There was a “quiet expectation of a sweep” in the women's 100m final at the Olympic Games even before the team left for Tokyo, Japan, says Ian Forbes.
The assistant manager for the track and field team, Forbes revelled in the feat on Saturday after Elaine Thompson-Herah, Shelly-Ann Fraser-Pryce and Shericka Jackson swept the medals in the 100m final.
The Jamaican trio delivered in a big way as Thompson-Herah ran a personal best, national record and Olympic record 10.61 seconds (-0.6m/s) to lead the Caribbean island's second sweep of the medals after placing three women on the podium at the 2008 Olympic Games in Beijing, China.
Fraser-Pryce, who led the way then, was second yesterday with 10.74 seconds, and Shericka Jackson third with yet another personal best, 10.76 seconds.
“Before departing Jamaica there were high expectations that we would do well in the female sprints. There was quiet confidence that a sweep was possible,” Forbes, the first vice-president of the Jamaica Athletics Administrative Association (JAAA), said.
“After the heats it became clearer, and after the semis the thought became even more concrete,” he said.
“The euphoria felt by the entire team and support staff was second to none. There were tears of joy from a number of athletes in recognition of the incredible feat just witnessed.”
The ripple effect of what took place at the Olympic Stadium in Tokyo, Forbes said, reverberated in the athletes' village.
“Our young athletes were moved by the magnitude of the event and no doubt energised and motivated... Great victory for our ladies and our country,” he said.
Garth Gayle, president of the JAAA, described the achievement as “a proud moment for Jamaica”.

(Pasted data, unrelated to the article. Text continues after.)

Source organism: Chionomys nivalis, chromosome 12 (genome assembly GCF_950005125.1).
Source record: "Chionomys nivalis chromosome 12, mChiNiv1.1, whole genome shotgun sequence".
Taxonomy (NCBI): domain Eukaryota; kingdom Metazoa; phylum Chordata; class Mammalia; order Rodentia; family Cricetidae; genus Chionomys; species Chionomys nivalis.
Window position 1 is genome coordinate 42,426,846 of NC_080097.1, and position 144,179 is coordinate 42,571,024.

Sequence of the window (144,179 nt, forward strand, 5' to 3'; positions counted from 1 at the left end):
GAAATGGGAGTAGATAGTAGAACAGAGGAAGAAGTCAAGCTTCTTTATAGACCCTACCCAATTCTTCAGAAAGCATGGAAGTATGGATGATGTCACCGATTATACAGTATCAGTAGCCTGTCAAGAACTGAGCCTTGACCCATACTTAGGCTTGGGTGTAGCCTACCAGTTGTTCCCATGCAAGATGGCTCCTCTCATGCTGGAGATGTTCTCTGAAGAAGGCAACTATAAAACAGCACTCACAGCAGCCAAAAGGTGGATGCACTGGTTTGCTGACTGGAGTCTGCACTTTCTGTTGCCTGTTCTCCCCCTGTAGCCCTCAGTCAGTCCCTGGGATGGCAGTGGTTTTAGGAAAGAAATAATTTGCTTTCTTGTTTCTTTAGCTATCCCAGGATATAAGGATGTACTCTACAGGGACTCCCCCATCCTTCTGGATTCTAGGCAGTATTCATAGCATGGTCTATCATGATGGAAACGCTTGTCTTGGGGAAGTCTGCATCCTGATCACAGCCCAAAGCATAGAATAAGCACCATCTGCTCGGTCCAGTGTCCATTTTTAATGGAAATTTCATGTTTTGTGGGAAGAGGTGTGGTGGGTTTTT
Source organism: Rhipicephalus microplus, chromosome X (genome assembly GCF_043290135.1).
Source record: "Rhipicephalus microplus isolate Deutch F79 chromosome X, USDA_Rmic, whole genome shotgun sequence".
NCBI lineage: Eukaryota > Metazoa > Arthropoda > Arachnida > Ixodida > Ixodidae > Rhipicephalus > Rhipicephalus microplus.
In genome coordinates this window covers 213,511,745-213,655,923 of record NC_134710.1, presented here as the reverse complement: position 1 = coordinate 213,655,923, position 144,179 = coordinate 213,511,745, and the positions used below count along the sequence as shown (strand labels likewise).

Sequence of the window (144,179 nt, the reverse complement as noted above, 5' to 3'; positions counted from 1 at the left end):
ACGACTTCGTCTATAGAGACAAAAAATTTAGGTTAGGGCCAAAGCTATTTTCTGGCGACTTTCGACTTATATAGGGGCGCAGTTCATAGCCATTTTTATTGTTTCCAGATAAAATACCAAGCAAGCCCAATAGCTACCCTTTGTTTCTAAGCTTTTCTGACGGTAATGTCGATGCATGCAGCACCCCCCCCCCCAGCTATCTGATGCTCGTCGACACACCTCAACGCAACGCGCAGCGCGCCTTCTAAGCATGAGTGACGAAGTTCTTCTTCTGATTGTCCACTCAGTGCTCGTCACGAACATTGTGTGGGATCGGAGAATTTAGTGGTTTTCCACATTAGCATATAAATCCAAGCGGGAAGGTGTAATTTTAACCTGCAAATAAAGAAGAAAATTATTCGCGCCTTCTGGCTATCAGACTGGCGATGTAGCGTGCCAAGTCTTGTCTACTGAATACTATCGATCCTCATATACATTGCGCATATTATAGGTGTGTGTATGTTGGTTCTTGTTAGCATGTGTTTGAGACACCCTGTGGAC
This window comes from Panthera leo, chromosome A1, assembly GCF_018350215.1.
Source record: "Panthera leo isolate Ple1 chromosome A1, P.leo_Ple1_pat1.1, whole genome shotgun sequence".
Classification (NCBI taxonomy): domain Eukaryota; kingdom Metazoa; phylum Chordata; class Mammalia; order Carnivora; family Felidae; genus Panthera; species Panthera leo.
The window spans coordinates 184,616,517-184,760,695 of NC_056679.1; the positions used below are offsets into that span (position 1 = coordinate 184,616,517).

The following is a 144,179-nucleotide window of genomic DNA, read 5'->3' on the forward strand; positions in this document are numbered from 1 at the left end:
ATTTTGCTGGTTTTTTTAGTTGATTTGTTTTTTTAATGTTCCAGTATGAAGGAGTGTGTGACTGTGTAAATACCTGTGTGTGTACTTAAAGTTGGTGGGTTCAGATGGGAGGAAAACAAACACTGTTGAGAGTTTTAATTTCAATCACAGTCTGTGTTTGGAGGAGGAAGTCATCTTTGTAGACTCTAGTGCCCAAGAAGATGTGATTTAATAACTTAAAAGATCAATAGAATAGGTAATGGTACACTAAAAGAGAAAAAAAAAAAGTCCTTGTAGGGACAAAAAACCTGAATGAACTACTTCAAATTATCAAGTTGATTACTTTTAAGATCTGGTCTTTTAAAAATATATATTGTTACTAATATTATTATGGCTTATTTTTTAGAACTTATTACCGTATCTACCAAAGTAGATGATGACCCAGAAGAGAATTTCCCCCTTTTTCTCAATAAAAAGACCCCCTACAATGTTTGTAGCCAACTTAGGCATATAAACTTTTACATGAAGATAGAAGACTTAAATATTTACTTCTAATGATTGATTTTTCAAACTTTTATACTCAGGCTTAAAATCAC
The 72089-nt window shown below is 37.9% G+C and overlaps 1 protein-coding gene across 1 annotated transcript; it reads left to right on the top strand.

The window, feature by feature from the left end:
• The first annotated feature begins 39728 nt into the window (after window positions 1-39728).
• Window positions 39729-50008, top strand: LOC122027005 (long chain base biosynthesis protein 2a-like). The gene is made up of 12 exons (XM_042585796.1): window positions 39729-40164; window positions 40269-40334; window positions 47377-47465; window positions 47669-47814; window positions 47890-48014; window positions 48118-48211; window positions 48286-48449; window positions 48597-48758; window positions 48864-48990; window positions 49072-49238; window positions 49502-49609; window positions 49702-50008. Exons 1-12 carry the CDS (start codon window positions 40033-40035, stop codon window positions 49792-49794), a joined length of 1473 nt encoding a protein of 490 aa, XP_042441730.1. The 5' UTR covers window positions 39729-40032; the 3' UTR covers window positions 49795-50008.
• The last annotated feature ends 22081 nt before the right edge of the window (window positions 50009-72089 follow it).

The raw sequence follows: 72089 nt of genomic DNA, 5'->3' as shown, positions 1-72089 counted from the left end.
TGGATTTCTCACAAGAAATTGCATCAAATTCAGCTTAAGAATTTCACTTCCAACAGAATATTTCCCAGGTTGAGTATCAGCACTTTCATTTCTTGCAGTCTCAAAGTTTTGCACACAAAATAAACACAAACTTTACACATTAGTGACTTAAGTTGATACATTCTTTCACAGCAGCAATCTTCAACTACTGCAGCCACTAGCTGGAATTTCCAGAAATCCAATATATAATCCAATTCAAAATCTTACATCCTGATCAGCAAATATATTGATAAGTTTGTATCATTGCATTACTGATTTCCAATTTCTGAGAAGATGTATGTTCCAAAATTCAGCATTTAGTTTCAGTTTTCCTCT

“Our track and field community and the NACAC [ North American, Central American and Caribbean Athletic Association] family continues to rejoice in the performance of our women in the 100m final at the Olympic Games,” he noted.
Gayle extended congratulations to the coaches of the athletes as well.
“We should not forget the contributions of the coaches as well as the athletes who have done us proud in Tokyo,” he said.
President of the Jamaica Olympic Association (JOA) Christopher Samuda described the atmosphere at the stadium as “charged in the Jamaican yard at the stadium where we watched in our black, green and gold”.
“I knew that history again would be created and that the world would yet again admire Jamrock. When it was recreated in a different form, it was a Reggae party in the yard,” Samuda told the Jamaica Observer.
He said: “Our area code is now '123', and the challenge now is for us to make it an international trademark and patent it. We can do it, not only in track and field, but in other sports which is the goal of the JOA.
“The 123 achievement will solidify aspirations and give other athletes a greater appetite for success at the Games. The JOA will continue to nourish the dreams of our sportsmen and women as we revolutionise the delivery of international games and institutionalise the business of sport.”